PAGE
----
I wish I had a home.
I have biological relatives with houses, but that’s not the same thing.
My roommate… I’m so jealous of him. I already wrote that he’s going home to work for a few months so he can spend some time volunteering in Japan. I don’t really care about the whole “Japan” thing (I’m more passionate about European history)… It’s the home thing.
Yes, there is a place where I was born and raised, and yes, my father still lives near there. But that can no longer be my home. Even if he had the room for me in his small apartment, I would be a virtual prisoner. His town does not have public transportation so I would be unable to work, dependent on him for everything.
I tried that once, the small town life, with other people I once considered family. How did that end up? With me crying into an ice pack because my eardrum burst and I was unable to go to the hospital because the one city bus had stopped running hours earlier and I’d be damned if I was going to ruin my credit even further calling an ambulance. I can’t live somewhere that requires a car to survive.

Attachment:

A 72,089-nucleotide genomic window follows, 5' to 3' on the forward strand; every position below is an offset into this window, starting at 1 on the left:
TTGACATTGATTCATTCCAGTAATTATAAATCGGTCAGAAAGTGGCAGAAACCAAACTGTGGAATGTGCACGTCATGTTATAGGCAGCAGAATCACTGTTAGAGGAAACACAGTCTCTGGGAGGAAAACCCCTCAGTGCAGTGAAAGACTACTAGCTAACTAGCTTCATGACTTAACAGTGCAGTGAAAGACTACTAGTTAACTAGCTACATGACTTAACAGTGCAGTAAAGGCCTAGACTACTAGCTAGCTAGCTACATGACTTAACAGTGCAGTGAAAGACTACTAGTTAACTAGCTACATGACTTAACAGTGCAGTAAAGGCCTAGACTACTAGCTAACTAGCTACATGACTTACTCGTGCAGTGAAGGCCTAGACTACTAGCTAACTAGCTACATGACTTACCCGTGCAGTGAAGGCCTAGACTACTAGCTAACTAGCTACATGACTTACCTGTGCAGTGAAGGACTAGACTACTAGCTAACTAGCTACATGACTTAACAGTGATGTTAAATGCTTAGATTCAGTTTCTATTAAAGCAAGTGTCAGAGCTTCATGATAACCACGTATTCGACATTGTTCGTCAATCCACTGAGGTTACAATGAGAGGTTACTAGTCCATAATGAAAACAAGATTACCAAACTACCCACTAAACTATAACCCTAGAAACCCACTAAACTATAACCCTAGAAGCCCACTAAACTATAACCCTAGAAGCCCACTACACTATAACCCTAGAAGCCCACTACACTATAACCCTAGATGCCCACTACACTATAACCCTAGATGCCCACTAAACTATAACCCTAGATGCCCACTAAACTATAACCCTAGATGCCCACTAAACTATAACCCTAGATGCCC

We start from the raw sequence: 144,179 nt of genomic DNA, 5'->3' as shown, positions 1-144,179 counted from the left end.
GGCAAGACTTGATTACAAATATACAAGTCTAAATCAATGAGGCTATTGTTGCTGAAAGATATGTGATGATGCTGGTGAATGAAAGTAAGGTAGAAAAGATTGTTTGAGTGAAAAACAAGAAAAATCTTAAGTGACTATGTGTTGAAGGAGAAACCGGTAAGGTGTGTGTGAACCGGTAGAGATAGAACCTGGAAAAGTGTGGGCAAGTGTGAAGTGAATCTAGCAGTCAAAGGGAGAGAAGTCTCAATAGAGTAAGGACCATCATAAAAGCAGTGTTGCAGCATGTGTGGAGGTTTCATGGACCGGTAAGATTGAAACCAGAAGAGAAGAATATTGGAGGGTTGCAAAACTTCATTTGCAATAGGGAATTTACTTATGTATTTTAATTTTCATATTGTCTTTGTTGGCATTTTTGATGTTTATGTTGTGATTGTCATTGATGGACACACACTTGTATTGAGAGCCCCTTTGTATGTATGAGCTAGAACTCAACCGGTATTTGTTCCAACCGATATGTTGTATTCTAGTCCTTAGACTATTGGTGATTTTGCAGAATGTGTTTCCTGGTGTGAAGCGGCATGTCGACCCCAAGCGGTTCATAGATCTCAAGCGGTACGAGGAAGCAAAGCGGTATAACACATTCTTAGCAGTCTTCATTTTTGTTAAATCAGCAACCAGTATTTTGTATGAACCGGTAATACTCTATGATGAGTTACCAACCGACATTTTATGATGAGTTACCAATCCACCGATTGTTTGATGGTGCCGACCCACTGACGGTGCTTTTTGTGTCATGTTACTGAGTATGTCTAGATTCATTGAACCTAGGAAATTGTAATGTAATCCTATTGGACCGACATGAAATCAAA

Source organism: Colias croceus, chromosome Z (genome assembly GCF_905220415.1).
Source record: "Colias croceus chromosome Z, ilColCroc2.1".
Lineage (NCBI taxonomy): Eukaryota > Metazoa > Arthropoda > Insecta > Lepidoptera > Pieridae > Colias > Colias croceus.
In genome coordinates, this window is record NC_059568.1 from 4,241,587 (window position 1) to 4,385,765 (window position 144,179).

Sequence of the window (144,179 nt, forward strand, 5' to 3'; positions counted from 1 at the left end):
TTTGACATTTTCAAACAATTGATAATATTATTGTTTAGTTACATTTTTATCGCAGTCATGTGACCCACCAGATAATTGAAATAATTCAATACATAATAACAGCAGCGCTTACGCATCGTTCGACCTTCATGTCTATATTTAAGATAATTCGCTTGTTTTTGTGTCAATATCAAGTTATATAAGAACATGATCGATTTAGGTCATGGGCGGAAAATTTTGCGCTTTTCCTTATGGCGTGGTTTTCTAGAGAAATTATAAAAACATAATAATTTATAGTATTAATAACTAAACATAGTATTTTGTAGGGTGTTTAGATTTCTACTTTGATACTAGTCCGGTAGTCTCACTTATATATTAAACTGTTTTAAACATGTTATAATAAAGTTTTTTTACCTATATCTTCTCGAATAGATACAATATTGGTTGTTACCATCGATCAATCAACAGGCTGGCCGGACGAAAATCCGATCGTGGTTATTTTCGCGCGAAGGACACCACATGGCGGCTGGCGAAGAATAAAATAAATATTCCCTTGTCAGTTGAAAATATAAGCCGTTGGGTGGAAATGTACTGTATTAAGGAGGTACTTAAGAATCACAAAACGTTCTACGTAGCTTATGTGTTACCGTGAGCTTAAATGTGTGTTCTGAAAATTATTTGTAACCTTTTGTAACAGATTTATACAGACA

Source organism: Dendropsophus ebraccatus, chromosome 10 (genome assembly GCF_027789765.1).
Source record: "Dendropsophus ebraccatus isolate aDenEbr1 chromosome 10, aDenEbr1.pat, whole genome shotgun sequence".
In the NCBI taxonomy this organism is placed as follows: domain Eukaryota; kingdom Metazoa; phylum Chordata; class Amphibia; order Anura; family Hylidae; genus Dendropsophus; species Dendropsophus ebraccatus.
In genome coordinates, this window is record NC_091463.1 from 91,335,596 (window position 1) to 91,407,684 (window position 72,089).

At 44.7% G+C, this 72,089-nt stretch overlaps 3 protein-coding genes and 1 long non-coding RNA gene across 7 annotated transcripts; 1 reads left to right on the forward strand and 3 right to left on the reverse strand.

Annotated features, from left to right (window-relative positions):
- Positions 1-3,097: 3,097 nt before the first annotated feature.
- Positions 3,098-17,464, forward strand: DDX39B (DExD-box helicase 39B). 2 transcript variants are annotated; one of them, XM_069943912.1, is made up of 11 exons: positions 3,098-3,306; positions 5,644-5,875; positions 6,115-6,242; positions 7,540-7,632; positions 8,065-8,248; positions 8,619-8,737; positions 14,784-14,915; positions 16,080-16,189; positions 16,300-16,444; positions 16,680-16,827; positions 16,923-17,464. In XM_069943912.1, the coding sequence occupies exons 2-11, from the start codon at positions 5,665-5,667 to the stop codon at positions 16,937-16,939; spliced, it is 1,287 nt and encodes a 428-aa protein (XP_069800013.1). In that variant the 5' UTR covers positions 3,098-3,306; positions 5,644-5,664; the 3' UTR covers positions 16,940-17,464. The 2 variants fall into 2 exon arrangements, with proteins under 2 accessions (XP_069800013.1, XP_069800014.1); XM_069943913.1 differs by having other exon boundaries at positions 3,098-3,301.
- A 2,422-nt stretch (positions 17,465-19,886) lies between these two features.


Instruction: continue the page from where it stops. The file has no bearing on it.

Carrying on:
I can’t decide whether to be sad or angry. When my roommate leaves here at the end of February, he will have a bed of his own, a place to keep his things, people to ask him how his day was when he gets home from work.
I want to believe that the people mentioned in my previous post will help me. Maybe they will, last minute as always. Realistically, I will probably end up in another rental with strangers who can uproot their lives and leave me homeless for a fourth or fifth time. There is no stability. There is no safety net here. Anywhere.
I’m angry at myself for wanting it…a safety net of some kind. I put on such a front at work and with Tyler and my roommate. “I don’t need anyone.” “I’m doing everything by myself.”
Cody has his parents. Tyler has his mom and sister. My internet friends have families. People need them. I want someone to need me. Someone with a spare bed in a place where I can be independent. So when things get hard, I can “go home” too.
But people don’t adopt late-20s adults.